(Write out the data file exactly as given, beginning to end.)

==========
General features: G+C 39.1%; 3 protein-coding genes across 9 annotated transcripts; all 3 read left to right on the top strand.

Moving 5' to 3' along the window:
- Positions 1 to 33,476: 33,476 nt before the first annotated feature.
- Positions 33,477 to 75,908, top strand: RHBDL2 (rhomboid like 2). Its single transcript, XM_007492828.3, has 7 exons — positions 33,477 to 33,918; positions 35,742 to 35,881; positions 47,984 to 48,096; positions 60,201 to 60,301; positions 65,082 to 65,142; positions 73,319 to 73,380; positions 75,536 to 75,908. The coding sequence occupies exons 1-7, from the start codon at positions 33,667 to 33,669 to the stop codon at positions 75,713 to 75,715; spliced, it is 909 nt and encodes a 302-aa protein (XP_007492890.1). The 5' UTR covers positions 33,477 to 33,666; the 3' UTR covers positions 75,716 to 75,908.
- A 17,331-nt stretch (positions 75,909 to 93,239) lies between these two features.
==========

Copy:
General features: G+C 39.1%; 3 protein-coding genes across 9 annotated transcripts; all 3 read left to right on the top strand.

Moving 5' to 3' along the window:
- Positions 1 to 33,476: 33,476 nt before the first annotated feature.
- Positions 33,477 to 75,908, top strand: RHBDL2 (rhomboid like 2). Its single transcript, XM_007492828.3, has 7 exons — positions 33,477 to 33,918; positions 35,742 to 35,881; positions 47,984 to 48,096; positions 60,201 to 60,301; positions 65,082 to 65,142; positions 73,319 to 73,380; positions 75,536 to 75,908. The coding sequence occupies exons 1-7, from the start codon at positions 33,667 to 33,669 to the stop codon at positions 75,713 to 75,715; spliced, it is 909 nt and encodes a 302-aa protein (XP_007492890.1). The 5' UTR covers positions 33,477 to 33,666; the 3' UTR covers positions 75,716 to 75,908.
- A 17,331-nt stretch (positions 75,909 to 93,239) lies between these two features.